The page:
Versailles is the architecture of power

However insane and over-the-top you think the Chateau Versailles is, double it at least.

It’s lovely, don’t get me wrong. But the whole complex includes not one, not two, but three palaces, an opera house, gardens large enough to have bike rental services, and Marie Antoinette’s fake village.

This is not my most successful photo. I was trying to capture the yellow room I was standing in, the green one that followed, the blue one after that, and the red one in the distance, all with the same texture on the wallpaper. It was an interesting effect in person (there was clearly not a hallway here).

The Hall of Mirrors was very fancy and very crowded.

There is just so much gold leaf everywhere. Dial it down a notch or two. Yeesh.

The gardens are both gorgeous and ginormous. You can rent boats to take out on the Grand Bassin (the rectangle of water in the distance).

This is the Grand Trianon, one of the two smaller palaces at Versailles.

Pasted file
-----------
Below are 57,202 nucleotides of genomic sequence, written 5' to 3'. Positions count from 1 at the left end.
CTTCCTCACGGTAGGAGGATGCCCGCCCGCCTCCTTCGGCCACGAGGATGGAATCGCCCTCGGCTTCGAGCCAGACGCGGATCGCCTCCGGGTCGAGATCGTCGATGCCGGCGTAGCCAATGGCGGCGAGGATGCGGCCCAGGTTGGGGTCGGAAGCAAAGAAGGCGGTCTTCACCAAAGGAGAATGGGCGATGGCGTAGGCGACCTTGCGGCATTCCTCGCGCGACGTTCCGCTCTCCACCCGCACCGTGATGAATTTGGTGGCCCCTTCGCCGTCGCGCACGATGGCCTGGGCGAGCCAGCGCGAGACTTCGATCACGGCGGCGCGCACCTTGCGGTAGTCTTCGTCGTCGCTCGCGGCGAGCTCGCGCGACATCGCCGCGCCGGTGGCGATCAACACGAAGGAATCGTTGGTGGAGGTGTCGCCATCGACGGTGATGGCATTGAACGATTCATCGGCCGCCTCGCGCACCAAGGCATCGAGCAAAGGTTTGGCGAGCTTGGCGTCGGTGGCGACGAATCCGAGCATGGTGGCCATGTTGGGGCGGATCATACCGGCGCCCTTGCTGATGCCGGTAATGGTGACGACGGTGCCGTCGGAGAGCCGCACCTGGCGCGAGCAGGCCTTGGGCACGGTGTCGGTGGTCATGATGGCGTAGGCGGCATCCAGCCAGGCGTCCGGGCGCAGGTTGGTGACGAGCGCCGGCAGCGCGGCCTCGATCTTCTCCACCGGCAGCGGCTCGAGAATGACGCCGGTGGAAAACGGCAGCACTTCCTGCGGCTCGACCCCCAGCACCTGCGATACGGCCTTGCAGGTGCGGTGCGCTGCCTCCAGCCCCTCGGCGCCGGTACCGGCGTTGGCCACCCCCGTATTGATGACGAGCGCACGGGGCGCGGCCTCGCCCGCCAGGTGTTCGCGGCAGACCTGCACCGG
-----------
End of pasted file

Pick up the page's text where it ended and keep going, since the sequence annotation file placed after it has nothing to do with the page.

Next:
And this is the Petit Trianon, the other of the two smaller palaces at Versailles. I tend to think that if you have to build smaller palaces for people to escape the spectacle of the main one, you may have gone too big.

Can I interest you in a fake Greek temple to Artemis?

I find Marie Antoinette’s village kind of hilarious. I said it looked like Disneyland while my husband marveled at its existence in the first place.

I understand that she craved not being in the spotlight the whole time – she did not seem like the kind of person who enjoyed the fame that came with being the Queen of France. Not to mention that when the French Revolution started, she was basically blamed for everything when almost none of it was her fault.

But to build an entire village and then hire people to live there, just so you have a place to go escape…. Well, it seems very 1% of her, you know? (She literally didn’t know any different and she was not the type of person who could go live amongst the people… I have some empathy for her terrible situation, but she was also pretty tone deaf.)

(Beyond the fountain is the City of Versailles.) Anyway, Versailles is a day trip out of Paris and if you’re going to Paris you should go once. But I don’t know that you need to go more than that.

How to do what’s right?

The Nickel Boys is the story of Elwood Curtis. It is the early 1960s and he is a fan of the Civil Rights Movement and Martin Luther King Jr – it appeals to his innate sense of right and wrong and if he can just keep doing the right thing, everything will be fine.